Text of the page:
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AF101 PAL color bars - How do I calibrate my external monitor?

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    AF101 PAL color bars - How do I calibrate my external monitor?

    Hi all,

    I apologise in advance if this question has been answered elsewhere. I've searched and searched and still can't find a satisfactory, step-by-step answer to my question. Hope you can help.

    I'm using an Af100 (Af101) in PAL land with a 7" SWIT S-1071F external monitor. The camera outputs PAL color bars to the monitor which are not the same as NTSC color bars, so the process for calibrating is different to the NTSC process described in such detail across the web. I have found some PAL guidance online, which in general outlines a "turn down everything, turn up brightness, turn up contrast, turn up color" process that I think may work well for professionals with a keen eye for what looks right but which seems a bit generalised and hit-and-miss for newbies like myself.


    If I wanted to calibrate my monitor using the color bars generated by my Af101, what would be the best step-by-step (dare I say, fool-proof) process you would recommend for getting a color accurate monitor?

    Any advice would be much appreciated.

    #2
    The UK/Euro AF101 doesn't display a Pluge bar set - I'm guessing you're talking about using those to set up contrast etc. In my experience, it'll give you a basic starting setup from which to tweak by eye - but will it really give you confidence in what's being recorded? There are so many variables at play, including ambient light and, having played around with various cheaper options, I've reluctantly had to accept that monitors, like microphones, lighting and tripods, can't be scrimped on - they're out of kilter with the whole DSLR/Prosumer revolution that says you can have it good and cheap.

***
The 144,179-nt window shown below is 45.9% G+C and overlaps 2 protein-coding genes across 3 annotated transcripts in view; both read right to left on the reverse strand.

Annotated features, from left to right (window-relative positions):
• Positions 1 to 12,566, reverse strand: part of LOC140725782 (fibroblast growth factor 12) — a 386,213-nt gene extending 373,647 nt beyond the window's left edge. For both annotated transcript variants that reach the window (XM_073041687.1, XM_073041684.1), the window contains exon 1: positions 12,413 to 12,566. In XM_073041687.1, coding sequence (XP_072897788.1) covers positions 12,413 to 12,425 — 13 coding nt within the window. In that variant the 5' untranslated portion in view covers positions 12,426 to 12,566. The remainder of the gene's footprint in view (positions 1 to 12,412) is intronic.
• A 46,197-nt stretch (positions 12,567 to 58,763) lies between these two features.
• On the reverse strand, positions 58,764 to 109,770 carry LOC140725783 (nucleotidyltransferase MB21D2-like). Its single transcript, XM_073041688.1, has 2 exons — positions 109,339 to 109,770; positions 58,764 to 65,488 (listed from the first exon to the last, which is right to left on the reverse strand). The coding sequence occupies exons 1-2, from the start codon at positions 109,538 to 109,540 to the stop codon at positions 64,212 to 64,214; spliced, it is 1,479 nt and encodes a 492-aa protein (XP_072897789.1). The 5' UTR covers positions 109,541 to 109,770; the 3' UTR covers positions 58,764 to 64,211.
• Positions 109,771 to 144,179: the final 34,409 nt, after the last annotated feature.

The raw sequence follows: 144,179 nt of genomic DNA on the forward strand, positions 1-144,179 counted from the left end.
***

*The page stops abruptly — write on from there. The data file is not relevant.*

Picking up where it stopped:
FWIW, unless you're spending at least 1000 on a monitor at the moment, I think any amount of calibration is going to be fairly crude and might only show you something in the ballpark of what's being recorded. In the UK and Ireland (ie what's imported officially and supported over here), I think your best starting point at the moment is something like a TV Logic 056W, which will need minmal tweaking before you're confident.

    If you can't afford that at the moment, you could try calibrating to bars by outputting an HD bars pattern from FCP 6 or 7 and run the desktop preview output through HDMI. After that, try and create a controlled environment with unchanging light levels and temperature, film a reasonable quality colour reference chart and compare what you're seeing on the SWIT with the final monitor that you're trusting (eg an Apple screen, which is a pretty good quality reference.) Tweak from there and also check skin tones - those are the colours that will particularly trip you up in post if your monitor is wrong.

    Oh, and white balance - I really recommend the Lastolite pop up grey card for reliable white balancing - the AF101's Achille's Heel, in my opinion. Be scrupulous about that, don't use cheap LED or Fluoro lights and you can worry less about whether your monitor is colour accurate and rely on it more for critical focus and composition etc. The waveform monitor and zebras will tell you much more about exposure.

    Ben.
    Ben Giles BFE BAFTA

    www.matobo.co.uk

    @MatoboLtd

    Comment


      #3
      Thanks so much for the advice, Ben. It's really helpful and I'm very grateful to you for taking the time to respond. I totally agree it is not advisable to go cheap on a monitor if funds permit. In defense of my little Swit monitor, I researched the options a lot prior to purchasing the (slightly) higher end Swit monitor I did. Reviews compared the model very favorably to the TV logic you recommend and, funnily enough, it did cost me over a grand at the time - ouch! It's working well for me so I have no complaints. It is capable of being tweaked to calibrate it to an extent, hence I was wondering about the procedure.

      I say tweaked because from what you're telling me, any tweaking to my monitor is likely to only get me in the ballpark in terms of color accuracy. I can live with that. Would I therefore be correct in saying that most of these smaller external monitors are generally not capable of being calibrated to achieve a comparable kind of color accuracy you would get on a properly set-up studio monitor? Also, I 100% take on-board your input regarding the other factors which come into play, such as ambient light. And white balance. In terms of the latter, I'm using the Vortex Media warm card white balance system and find it works well.